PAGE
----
Stood by the entering of the gate. — To aid the thieves, if there should be any opposition made against them. So that here met those two ways of theft mentioned by Nazianzen, επιβουλη , or crafty contrivance, and επιβολη , rapine and violence.

Verse 17

And the five men that went to spy out the land went up, [and] came in thither, [and] took the graven image, and the ephod, and the teraphim, and the molten image: and the priest stood in the entering of the gate with the six hundred men [that were] appointed with weapons of war.

And took the graven image, … — Not out of any hatred of idolatry - as neither did Cambyses when he destroyed the Egyptian idols, nor Dionysius when he spoiled the temple of Jupiter - but to set up those monuments elsewhere, in case they should prosper in their expedition.

Verse 18

And these went into Micah’s house, and fetched the carved image, the ephod, and the teraphim, and the molten image. Then said the priest unto them, What do ye?

What do ye? — And with it, perhaps, he was about to call to the neighbourhood, and to raise as great an uproar as Demetrius afterwards did for like cause at Ephesus. Acts 19:23-29

Verse 19

And they said unto him, Hold thy peace, lay thine hand upon thy mouth, and go with us, and be to us a father and a priest: [is it] better for thee to be a priest unto the house of one man, or that thou be a priest unto a tribe and a family in Israel?

Lay thine hand upon thy mouth.Digito compesce labellum. See Job 21:5 ; Job 29:9 .

Or that thou be a priest unto a tribe. — Thus the Papists offered Luther a cardinalship to be quiet: they sent unto him Vergerius, to put him in mind of the example of Aeneas Sylvius, who following his own opinions, with much slavery and labour, could get no further preferment than to be canon of Trent, but being changed to the better, became bishop, cardinal, and finally Pope Pius II. He called to his memory also Bessarion of Nice, who by complying with the Church of Rome, wanted not much of being Pope. But he answered, I care neither for Rome’s favour nor fury. Hist. of Counc. of Trent, 73.

Verse 20

And the priest’s heart was glad, and he took the ephod, and the teraphim, and the graven image, and went in the midst of the people.

And the priest’s heart was glad. — Every wind can raise a bubble: profit and preferment carry those any way that are worldly minded in the ministry. It was therefore excellent counsel Luther gave preachers, to see to it, that these three dogs did not follow them into the pulpit, - ambition, covetousness, and envy or contentiousness.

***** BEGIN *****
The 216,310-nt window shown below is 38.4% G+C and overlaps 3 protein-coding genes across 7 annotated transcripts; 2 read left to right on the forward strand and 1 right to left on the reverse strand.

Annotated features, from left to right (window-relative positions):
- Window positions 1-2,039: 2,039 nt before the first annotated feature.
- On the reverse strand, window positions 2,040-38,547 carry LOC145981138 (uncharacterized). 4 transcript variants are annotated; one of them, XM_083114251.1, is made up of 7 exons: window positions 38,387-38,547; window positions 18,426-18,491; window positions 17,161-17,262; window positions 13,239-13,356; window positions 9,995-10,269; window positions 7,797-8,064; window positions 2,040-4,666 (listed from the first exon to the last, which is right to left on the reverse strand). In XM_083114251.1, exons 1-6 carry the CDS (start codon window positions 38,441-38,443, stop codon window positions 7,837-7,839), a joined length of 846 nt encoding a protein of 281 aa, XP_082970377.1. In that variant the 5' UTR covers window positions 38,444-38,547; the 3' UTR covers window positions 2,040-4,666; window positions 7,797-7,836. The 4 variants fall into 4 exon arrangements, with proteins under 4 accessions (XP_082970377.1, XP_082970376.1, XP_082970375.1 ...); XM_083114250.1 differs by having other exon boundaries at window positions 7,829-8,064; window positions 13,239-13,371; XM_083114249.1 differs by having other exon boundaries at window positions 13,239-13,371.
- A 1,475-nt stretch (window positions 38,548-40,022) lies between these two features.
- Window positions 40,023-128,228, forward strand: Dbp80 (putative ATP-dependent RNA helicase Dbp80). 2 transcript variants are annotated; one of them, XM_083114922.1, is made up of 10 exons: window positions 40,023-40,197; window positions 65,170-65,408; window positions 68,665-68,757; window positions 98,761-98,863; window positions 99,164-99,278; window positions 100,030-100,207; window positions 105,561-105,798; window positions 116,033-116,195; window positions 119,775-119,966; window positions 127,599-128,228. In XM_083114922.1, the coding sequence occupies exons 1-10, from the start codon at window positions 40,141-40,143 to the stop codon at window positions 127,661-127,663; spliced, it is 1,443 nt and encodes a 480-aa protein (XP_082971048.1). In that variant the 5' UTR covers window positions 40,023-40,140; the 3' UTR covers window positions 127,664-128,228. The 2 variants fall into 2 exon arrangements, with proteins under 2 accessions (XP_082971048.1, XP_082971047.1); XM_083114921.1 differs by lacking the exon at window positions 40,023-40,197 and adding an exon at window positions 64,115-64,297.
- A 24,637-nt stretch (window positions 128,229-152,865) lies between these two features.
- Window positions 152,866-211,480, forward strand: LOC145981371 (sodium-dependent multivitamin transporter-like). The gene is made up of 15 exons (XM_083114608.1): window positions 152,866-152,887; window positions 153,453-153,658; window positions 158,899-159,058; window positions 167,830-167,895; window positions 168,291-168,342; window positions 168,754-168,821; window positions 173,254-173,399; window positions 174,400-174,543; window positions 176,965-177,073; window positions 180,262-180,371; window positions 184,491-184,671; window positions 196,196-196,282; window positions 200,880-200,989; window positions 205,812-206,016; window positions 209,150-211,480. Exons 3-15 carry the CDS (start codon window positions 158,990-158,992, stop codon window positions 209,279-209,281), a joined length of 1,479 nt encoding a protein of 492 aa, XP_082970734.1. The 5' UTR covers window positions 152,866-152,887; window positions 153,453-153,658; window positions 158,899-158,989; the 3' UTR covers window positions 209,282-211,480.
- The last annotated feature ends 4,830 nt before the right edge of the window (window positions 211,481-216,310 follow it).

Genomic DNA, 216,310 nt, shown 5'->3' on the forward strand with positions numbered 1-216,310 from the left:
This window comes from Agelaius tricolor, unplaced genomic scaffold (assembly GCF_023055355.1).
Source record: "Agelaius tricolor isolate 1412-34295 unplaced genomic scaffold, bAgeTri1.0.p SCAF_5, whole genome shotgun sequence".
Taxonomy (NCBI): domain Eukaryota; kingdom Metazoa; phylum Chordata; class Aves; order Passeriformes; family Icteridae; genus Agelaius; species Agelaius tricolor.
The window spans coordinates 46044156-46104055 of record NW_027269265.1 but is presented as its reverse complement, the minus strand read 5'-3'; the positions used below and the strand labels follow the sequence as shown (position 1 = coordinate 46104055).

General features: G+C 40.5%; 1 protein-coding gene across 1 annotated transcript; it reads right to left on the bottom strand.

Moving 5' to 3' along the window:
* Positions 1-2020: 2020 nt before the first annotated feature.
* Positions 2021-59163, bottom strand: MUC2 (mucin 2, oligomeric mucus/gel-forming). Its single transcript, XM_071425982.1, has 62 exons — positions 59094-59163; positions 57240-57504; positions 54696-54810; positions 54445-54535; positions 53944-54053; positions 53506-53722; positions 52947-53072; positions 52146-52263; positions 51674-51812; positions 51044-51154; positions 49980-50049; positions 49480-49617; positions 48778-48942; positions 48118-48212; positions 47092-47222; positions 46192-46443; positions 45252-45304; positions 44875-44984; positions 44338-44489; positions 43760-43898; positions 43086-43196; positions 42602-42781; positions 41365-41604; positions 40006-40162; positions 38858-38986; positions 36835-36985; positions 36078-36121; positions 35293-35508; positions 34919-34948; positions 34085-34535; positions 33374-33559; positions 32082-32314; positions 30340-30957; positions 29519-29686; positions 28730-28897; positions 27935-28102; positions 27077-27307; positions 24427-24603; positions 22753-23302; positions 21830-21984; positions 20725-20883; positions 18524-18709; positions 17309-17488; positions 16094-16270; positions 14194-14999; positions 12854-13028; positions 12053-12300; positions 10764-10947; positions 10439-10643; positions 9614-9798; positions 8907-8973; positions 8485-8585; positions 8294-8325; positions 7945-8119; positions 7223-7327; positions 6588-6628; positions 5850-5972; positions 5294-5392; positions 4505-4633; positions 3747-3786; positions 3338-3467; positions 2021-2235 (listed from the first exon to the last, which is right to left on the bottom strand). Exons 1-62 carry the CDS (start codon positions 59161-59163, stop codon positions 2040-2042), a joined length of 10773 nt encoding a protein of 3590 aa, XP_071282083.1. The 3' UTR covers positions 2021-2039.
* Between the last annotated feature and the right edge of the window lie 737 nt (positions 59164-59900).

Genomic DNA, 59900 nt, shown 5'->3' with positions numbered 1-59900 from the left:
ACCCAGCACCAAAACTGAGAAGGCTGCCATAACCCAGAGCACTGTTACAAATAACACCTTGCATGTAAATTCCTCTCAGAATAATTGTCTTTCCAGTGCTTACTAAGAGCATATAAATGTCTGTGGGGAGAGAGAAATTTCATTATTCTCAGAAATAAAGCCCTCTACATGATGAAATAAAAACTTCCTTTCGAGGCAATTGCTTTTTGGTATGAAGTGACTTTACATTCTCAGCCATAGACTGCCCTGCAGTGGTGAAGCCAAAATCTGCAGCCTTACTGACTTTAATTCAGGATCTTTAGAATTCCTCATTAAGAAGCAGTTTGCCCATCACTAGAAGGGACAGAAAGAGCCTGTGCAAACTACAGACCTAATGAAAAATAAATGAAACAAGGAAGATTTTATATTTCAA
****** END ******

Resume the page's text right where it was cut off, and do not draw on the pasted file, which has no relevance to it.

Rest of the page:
And went in the midst of the people. — With all his trash and trinkets; either for his own greater security, or else in an apish imitation of the ark’s marching in the midst of the tribes.

Verse 21

So they turned and departed, and put the little ones and the cattle and the carriage before them.

And the cattle and the carriage before them. — For they feared Micah’s pursuit more than any other enemy that was before them. For "carriage" some render preciosa, the precious things, and interpret it of household stuff, according to that of Solomon, "Thy house shall be full of all precious and pleasant riches."

Verse 22

[And] when they were a good way from the house of Micah, the men that [were] in the houses near to Micah’s house were gathered together, and overtook the children of Dan.

The men that were in the houses near to Micah’s. — The whole neighbourhood; and those were not a few, by reason of the idol temple there causing great resort, as now at Loretto and Sichem.

And overtook the children of Dan. — Heb., Clave unto them, Conglutinati sunt cum filiis Dan, were even at the heels of them; Amor addidit alas.

Verse 23

And they cried unto the children of Dan. And they turned their faces, and said unto Micah, What aileth thee, that thou comest with such a company?

What aileth thee, that thou comest? — They knew well enough what ailed him, and yet they expostulate an injury. This is one of the miseries of war, that might overcometh right. Sic cedit viribus aequum, poor men must suffer wrongs and be thankful.

Verse 24

And he said, Ye have taken away my gods which I made, and the priest, and ye are gone away: and what have I more? and what [is] this [that] ye say unto me, What aileth thee?

My gods which I made. — Goodly gods that were made by man, and could not save themselves from being stolen! See Isaiah 44:9 . So the breaden god among the Papists: together with their images, those carpenters’ chips, as Mrs. Cotismore called them. Act. and Mon., 763.